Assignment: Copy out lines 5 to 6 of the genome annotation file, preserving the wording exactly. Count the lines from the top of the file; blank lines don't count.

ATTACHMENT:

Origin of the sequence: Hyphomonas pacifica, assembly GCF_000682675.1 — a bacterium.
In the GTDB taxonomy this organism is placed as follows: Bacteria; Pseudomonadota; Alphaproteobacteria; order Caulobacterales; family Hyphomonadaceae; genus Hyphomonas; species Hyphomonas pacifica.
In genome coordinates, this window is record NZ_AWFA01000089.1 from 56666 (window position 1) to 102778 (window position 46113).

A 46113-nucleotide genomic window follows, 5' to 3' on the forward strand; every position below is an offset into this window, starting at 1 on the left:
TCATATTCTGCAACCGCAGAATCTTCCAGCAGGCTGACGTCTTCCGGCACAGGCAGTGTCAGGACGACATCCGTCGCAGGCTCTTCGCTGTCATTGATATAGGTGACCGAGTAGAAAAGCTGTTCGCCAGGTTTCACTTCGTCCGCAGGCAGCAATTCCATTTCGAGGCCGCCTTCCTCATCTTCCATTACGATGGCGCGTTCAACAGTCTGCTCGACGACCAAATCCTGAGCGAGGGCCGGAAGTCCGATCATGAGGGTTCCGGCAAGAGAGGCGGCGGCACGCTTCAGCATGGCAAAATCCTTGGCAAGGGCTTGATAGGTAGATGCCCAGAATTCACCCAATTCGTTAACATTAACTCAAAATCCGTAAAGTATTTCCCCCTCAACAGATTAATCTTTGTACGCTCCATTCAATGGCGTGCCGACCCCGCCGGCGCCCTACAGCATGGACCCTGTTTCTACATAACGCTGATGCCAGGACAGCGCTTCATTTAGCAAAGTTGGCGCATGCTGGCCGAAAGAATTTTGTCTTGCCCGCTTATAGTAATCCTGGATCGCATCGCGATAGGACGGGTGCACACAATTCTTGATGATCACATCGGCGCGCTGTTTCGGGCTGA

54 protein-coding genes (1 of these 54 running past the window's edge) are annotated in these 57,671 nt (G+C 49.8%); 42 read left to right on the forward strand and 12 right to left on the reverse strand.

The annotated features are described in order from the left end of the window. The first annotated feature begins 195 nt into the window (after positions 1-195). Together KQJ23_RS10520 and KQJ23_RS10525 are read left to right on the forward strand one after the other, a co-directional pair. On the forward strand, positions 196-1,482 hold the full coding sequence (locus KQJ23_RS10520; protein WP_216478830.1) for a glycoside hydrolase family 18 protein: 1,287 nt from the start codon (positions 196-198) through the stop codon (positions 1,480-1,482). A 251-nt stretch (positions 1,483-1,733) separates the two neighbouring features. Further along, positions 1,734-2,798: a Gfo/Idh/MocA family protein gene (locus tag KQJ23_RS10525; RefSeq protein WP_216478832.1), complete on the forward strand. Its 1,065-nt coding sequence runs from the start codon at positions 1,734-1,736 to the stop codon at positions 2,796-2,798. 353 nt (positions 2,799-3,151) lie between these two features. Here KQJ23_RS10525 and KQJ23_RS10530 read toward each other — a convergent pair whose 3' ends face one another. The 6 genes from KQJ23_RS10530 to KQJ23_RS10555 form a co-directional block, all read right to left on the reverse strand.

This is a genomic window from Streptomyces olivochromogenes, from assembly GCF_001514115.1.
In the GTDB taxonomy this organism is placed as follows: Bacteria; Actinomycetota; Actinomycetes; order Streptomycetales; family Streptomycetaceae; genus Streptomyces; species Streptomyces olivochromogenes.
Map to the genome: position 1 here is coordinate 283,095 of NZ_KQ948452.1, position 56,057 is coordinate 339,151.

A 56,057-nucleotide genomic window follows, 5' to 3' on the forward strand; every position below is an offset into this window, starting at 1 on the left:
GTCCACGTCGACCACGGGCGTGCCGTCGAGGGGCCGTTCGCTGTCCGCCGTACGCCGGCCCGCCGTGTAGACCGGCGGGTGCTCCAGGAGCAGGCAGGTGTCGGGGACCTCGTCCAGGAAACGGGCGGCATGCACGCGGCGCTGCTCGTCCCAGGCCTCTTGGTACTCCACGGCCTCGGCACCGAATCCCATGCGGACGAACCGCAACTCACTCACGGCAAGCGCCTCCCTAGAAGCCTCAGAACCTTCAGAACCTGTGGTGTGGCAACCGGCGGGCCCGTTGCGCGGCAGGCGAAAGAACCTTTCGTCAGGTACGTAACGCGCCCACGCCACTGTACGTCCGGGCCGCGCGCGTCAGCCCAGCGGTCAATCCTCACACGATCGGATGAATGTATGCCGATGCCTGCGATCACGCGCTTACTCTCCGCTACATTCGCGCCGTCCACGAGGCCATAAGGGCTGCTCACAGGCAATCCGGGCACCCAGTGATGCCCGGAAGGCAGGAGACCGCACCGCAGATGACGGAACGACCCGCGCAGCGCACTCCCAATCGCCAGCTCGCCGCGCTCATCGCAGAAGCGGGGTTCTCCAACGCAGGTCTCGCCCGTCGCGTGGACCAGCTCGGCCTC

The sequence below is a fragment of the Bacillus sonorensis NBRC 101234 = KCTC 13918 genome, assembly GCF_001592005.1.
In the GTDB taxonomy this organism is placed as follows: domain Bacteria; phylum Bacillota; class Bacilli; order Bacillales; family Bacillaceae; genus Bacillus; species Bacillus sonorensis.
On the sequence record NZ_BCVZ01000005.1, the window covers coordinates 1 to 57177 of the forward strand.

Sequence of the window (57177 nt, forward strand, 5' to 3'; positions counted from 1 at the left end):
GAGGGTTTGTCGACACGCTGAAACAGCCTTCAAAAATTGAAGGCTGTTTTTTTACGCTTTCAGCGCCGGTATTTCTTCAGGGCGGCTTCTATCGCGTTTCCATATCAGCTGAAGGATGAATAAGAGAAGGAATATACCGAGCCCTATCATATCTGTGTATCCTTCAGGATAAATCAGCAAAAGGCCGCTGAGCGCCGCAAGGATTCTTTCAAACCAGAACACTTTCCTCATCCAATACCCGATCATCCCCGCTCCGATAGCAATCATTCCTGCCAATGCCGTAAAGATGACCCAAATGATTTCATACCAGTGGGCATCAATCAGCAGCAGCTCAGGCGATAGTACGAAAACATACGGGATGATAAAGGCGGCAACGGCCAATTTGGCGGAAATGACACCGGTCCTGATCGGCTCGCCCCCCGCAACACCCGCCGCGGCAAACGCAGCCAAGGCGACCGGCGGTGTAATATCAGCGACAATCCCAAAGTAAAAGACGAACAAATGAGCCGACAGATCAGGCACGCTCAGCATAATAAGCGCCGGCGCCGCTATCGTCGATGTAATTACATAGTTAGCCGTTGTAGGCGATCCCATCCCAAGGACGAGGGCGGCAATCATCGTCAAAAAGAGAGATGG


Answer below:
TCATATTCTGCAACCGCAGAATCTTCCAGCAGGCTGACGTCTTCCGGCACAGGCAGTGTCAGGACGACATCCGTCGCAGGCTCTTCGCTGTCATTGATATAGGTGACCGAGTAGAAAAGCTGTTCGCCAGGTTTCACTTCGTCCGCAGGCAGCAATTCCATTTCGAGGCCGCCTTCCTCATCTTCCATTACGATGGCGCGTTCAACAGTCTGCTCGACGACCAAATCCTGAGCGAGGGCCGGAAGTCCGATCATGAGGGTTCCGGCAAGAGAGGCGGCGGCACGCTTCAGCATGGCAAAATCCTTGGCAAGGGCTTGATAGGTAGATGCCCAGAATTCACCCAATTCGTTAACATTAACTCAAAATCCGTAAAGTATTTCCCCCTCAACAGATTAATCTTTGTACGCTCCATTCAATGGCGTGCCGACCCCGCCGGCGCCCTACAGCATGGACCCTGTTTCTACATAACGCTGATGCCAGGACAGCGCTTCATTTAGCAAAGTTGGCGCATGCTGGCCGAAAGAATTTTGTCTTGCCCGCTTATAGTAATCCTGGATCGCATCGCGATAGGACGGGTGCACACAATTCTTGATGATCACATCGGCGCGCTGTTTCGGGCTGA

54 protein-coding genes (1 of these 54 running past the window's edge) are annotated in these 57,671 nt (G+C 49.8%); 42 read left to right on the forward strand and 12 right to left on the reverse strand.